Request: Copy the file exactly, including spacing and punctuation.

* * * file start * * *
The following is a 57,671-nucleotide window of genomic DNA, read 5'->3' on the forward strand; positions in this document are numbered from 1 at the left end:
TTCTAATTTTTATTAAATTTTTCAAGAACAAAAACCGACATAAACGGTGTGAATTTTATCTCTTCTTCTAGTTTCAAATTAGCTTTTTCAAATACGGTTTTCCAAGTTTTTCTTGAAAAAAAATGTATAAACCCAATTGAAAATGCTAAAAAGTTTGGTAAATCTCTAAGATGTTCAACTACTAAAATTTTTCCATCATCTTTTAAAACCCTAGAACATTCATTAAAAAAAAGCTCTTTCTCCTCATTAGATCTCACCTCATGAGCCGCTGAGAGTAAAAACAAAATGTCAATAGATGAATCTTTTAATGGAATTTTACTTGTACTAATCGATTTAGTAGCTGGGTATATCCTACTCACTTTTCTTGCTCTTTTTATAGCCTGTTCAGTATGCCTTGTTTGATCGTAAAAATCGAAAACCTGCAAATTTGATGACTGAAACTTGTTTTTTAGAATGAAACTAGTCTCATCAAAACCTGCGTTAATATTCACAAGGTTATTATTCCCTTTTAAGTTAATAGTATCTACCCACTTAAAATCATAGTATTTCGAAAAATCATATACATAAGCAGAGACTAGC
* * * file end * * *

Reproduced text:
The following is a 57,671-nucleotide window of genomic DNA, read 5'->3' on the forward strand; positions in this document are numbered from 1 at the left end:
TTCTAATTTTTATTAAATTTTTCAAGAACAAAAACCGACATAAACGGTGTGAATTTTATCTCTTCTTCTAGTTTCAAATTAGCTTTTTCAAATACGGTTTTCCAAGTTTTTCTTGAAAAAAAATGTATAAACCCAATTGAAAATGCTAAAAAGTTTGGTAAATCTCTAAGATGTTCAACTACTAAAATTTTTCCATCATCTTTTAAAACCCTAGAACATTCATTAAAAAAAAGCTCTTTCTCCTCATTAGATCTCACCTCATGAGCCGCTGAGAGTAAAAACAAAATGTCAATAGATGAATCTTTTAATGGAATTTTACTTGTACTAATCGATTTAGTAGCTGGGTATATCCTACTCACTTTTCTTGCTCTTTTTATAGCCTGTTCAGTATGCCTTGTTTGATCGTAAAAATCGAAAACCTGCAAATTTGATGACTGAAACTTGTTTTTTAGAATGAAACTAGTCTCATCAAAACCTGCGTTAATATTCACAAGGTTATTATTCCCTTTTAAGTTAATAGTATCTACCCACTTAAAATCATAGTATTTCGAAAAATCATATACATAAGCAGAGACTAGC